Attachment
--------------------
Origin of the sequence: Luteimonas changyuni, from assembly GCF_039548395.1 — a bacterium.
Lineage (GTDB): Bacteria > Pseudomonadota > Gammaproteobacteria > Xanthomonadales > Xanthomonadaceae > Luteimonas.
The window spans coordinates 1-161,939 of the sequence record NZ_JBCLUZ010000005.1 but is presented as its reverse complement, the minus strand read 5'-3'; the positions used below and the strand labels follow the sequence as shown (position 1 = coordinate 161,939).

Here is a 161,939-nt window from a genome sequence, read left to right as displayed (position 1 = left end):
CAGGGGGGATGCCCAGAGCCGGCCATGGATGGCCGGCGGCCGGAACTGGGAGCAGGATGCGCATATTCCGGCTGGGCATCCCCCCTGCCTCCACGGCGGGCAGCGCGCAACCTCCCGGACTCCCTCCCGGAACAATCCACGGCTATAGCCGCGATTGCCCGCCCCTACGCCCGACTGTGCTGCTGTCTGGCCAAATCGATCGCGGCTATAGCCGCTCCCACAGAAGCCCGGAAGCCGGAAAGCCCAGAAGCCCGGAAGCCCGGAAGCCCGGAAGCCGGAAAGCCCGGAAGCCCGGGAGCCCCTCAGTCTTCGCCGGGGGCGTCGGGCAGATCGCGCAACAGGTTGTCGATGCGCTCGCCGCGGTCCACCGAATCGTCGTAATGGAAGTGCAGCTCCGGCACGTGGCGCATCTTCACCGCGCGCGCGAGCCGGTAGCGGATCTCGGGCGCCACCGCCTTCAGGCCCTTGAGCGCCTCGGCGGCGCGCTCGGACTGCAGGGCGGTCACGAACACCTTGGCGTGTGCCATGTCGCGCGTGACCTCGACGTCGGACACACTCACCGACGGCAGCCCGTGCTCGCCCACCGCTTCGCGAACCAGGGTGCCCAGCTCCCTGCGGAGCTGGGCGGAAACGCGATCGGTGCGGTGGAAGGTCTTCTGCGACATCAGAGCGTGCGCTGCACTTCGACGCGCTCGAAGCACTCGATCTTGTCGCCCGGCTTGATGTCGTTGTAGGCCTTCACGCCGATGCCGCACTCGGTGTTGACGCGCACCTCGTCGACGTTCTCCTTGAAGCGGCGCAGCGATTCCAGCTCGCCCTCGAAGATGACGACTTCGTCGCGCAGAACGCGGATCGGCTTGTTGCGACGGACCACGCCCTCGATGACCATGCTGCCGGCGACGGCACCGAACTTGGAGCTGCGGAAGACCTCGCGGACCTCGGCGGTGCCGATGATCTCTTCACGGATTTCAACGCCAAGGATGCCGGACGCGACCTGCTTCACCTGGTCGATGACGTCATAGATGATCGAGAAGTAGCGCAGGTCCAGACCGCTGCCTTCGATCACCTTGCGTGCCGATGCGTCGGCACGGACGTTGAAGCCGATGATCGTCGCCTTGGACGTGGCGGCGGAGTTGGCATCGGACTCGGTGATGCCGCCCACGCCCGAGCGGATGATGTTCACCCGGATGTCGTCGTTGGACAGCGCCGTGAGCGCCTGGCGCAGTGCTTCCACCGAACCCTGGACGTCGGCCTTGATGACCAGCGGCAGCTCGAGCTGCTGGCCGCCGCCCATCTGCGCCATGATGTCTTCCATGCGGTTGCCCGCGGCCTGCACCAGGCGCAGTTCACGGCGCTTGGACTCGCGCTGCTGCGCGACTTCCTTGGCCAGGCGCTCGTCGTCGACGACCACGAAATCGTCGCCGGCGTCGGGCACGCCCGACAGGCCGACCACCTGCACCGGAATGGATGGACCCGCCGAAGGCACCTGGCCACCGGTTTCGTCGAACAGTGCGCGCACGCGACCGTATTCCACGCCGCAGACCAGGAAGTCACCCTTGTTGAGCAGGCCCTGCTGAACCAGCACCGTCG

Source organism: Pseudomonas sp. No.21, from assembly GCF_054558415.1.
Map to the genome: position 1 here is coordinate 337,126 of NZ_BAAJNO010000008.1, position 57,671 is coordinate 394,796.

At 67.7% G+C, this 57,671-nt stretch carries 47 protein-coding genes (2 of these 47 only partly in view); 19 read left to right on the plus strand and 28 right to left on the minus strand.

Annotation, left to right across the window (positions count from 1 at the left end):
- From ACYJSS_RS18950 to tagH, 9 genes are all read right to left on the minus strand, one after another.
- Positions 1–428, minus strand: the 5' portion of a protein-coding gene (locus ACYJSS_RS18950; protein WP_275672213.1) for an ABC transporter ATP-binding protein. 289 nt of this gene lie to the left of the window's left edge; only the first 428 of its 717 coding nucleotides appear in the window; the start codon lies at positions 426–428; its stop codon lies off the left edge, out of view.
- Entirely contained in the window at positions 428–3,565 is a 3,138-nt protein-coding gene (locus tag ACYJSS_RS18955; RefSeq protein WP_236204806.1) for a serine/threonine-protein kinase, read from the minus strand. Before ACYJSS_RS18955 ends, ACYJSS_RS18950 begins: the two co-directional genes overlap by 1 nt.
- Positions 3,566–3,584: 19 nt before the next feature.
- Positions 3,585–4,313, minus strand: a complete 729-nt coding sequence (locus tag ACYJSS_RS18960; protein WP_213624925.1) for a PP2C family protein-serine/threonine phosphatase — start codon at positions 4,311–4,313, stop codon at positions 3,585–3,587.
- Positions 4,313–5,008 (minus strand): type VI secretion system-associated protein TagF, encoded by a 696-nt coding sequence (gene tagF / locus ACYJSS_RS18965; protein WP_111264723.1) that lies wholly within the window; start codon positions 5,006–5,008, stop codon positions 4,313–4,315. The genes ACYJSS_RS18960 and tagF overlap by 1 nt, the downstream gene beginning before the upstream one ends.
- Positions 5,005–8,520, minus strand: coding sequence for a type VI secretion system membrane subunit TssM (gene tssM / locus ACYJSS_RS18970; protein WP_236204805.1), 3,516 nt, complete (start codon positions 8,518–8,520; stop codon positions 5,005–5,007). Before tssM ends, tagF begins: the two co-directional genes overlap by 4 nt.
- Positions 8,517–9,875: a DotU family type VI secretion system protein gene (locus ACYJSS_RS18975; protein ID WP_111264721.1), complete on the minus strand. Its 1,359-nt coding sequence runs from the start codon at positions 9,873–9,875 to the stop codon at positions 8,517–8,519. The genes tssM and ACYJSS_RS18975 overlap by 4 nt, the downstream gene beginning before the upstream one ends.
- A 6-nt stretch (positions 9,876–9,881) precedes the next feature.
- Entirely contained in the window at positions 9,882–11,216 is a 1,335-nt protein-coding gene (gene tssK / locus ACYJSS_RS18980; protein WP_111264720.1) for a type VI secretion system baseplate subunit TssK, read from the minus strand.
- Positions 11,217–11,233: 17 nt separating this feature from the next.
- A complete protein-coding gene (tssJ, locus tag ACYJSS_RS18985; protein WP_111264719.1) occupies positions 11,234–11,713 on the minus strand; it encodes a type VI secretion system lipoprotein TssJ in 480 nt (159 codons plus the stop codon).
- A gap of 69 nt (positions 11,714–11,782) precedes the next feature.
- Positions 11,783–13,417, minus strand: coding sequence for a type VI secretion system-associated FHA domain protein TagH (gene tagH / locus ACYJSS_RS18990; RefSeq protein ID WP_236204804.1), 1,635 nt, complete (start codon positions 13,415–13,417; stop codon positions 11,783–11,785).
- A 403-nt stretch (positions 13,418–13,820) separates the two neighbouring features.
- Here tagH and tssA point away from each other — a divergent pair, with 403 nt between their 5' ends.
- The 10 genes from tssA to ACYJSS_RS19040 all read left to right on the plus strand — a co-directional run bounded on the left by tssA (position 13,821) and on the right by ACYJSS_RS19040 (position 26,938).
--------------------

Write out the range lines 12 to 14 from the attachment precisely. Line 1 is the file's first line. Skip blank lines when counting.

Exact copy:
- Entirely contained in the window at positions 428–3,565 is a 3,138-nt protein-coding gene (locus tag ACYJSS_RS18955; RefSeq protein WP_236204806.1) for a serine/threonine-protein kinase, read from the minus strand. Before ACYJSS_RS18955 ends, ACYJSS_RS18950 begins: the two co-directional genes overlap by 1 nt.
- Positions 3,566–3,584: 19 nt before the next feature.
- Positions 3,585–4,313, minus strand: a complete 729-nt coding sequence (locus tag ACYJSS_RS18960; protein WP_213624925.1) for a PP2C family protein-serine/threonine phosphatase — start codon at positions 4,311–4,313, stop codon at positions 3,585–3,587.